Red Anthurium

adelae(Georgia 6b)May 5, 2013

I have a red anthurium that I purchased almost three years ago after Christmas at Lowe's. I got it off the "please buy me before I die" table (can't pass those up!) I've never repotted because I read they sort of like to be ignored, just gave it a sunny window and it quickly bounced back to a lovely foliage plant but never blooming. Recently it has become so large and potbound that I'm having to water all the time, so I decided to pot up. Well lo and behold, three years later after purchase, I see a tiny little bloom peeking up out of the center of the plant! I'm very happy to see a bloom, but should I now postpone repotting? I've waiting three years for a flower and I don't want to mess it up now! Thanks!!

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tapla (mid-MI z5b-6a)

Whomever came up with the idea some plants like to be ignored should be sentenced to walk a mile on cracked hazelnut shells. All plants need appropriate care. To make sure they get it - we need to be attentive. We also need to resist the idea that every time we feel the urge to check our plants, we need to 'do something', which usually ends up being over-watering.

We all need to decide what's best for our plants based on how we order our priorities. For me, it's all about health first, then appearance. I'd gladly sacrifice a years worth of blooms for a healthy plant. In your case, if the plant hasn't been repotted in 3 years, it undoubtedly needs it. I would make it a priority to get that done in Jun - no matter what the bloom situation was looking like ..... but that's just me.

When you repot, you can use a chopstick to remove as much of the old soil from the interior of the root mass as possible, and prune any problem roots. Then repot in a fast draining medium that you KNOW will provide good aeration and drainage for the intended interval between repots. Fertilize about 2 weeks after repotting with a 3:1:2 ratio fertilizer (like 24-8-16, 12-4-8, or 9-3-6). Foliage-Pro 9-3-6 is worth looking for or ordering via the net. It has ALL the essential nutrients in almost exactly the same ratio at which plants use them. MOST soluble fertilizers are missing 1-several of the essential elements.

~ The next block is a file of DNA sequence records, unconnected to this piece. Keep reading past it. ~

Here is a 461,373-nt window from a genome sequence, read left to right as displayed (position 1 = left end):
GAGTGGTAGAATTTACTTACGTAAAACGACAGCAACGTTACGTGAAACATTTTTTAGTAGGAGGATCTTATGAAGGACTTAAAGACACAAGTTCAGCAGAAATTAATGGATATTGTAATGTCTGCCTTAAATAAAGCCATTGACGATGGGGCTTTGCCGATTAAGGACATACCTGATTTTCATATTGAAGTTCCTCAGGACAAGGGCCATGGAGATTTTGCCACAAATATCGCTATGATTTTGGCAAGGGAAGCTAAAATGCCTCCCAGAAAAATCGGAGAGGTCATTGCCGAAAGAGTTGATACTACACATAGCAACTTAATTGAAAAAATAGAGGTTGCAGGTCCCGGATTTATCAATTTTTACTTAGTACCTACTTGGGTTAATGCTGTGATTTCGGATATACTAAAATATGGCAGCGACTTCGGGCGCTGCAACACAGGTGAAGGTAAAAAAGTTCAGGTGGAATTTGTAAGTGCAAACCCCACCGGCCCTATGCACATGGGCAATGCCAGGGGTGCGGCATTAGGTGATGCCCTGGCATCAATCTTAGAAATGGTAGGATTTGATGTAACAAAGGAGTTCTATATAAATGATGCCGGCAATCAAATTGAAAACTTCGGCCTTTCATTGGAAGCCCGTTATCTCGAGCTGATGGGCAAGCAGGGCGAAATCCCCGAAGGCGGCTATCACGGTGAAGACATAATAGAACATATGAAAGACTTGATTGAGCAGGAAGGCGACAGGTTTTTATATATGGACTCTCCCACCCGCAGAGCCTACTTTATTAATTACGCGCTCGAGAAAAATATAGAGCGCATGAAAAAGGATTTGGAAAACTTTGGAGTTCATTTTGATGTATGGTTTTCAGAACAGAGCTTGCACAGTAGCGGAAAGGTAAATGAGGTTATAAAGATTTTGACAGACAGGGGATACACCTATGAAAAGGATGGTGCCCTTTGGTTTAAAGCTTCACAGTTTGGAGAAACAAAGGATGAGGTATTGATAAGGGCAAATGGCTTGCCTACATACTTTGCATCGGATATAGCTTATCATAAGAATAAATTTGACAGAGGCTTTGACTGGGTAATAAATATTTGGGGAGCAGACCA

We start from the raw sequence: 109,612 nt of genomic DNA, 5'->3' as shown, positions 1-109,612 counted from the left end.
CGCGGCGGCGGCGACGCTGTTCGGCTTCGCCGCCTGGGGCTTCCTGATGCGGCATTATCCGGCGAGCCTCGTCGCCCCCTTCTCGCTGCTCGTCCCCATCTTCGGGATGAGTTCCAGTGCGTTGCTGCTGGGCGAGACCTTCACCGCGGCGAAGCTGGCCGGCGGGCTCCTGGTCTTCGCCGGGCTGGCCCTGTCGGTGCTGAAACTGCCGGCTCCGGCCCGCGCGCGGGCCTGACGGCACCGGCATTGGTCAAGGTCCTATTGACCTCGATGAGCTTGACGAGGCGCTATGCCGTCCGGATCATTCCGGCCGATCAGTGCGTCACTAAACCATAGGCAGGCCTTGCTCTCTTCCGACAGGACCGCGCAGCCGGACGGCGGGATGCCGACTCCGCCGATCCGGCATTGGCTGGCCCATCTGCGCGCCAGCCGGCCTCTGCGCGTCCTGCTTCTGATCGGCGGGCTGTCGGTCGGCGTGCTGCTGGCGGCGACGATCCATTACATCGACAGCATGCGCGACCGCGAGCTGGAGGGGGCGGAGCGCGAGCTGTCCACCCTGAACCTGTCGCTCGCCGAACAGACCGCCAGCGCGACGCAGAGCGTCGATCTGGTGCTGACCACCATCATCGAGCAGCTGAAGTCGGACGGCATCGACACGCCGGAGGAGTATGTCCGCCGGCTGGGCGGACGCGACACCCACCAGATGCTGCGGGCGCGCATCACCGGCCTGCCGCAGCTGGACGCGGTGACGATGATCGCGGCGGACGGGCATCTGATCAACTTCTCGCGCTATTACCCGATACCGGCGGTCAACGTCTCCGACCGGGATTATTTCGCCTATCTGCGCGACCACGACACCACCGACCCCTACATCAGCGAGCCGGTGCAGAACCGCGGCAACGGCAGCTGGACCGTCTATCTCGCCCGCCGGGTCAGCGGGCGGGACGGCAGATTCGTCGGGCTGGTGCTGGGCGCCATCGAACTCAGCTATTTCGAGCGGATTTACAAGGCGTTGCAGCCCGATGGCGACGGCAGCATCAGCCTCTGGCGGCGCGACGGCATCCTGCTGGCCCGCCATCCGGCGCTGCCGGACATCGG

Al

    Bookmark   May 5, 2013 at 9:14PM
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Tiffany, purpleinopp GardenWeb, Z8b Opp, AL

Totally agree, I've only had this plant for about a year but it hardly ever does NOT have a bloom on it. When I repotted it last month*, it was blooming, and hasn't slowed down at all, new leaves and blooms continue to emerge. I think I'm more rough with the roots than what Al described, rubbing/wiggling the roots until all of the old soil falls out.

* Not necessarily a good idea to repot plants that early in the year if you're not in the deep south.

"Recently it has become so large and potbound that I'm having to water all the time..." Watering often is great, and should be your goal, but not because the pot is crammed full of roots. When it is good it is because the soil does not hold onto excess moisture. It sounds like your plant may have been (is) in a soil that retains a lot of water and now the plant is big enough to use it fast enough that it does not damage the roots, hence the ability to bloom.

Roots need air as well as water, and will be damaged if they are constantly soggy. This is where the fallacy of clichés like "likes to be rootbound" or "blooms better when potbound" originates. No plant likes to have zero room for roots to grow, and what seems like improvement won't last long. It's good to need to water often, even for a newly repotted plant, assuming your schedule allows for it, not someone who's often gone on vacations or business trips for a week at a time.

    Bookmark   May 6, 2013 at 9:50AM
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adelae(Georgia 6b)

Thanks for all the great advice! I went ahead and repotted, the roots looked healthy (thankfully), and there are lots of them! I don't know if I'm considered deep south, I'm the the extreme NE Georgia mountains (I can't almost spit into NC) so probably not. We recently moved to a new place, and I have a nice room full of windows with lots of SE/E exposure, maybe that is why I'm finally seeing blooms. My oxalis and african violets think it's a constant bloom party in there.

    Bookmark   May 7, 2013 at 12:12PM
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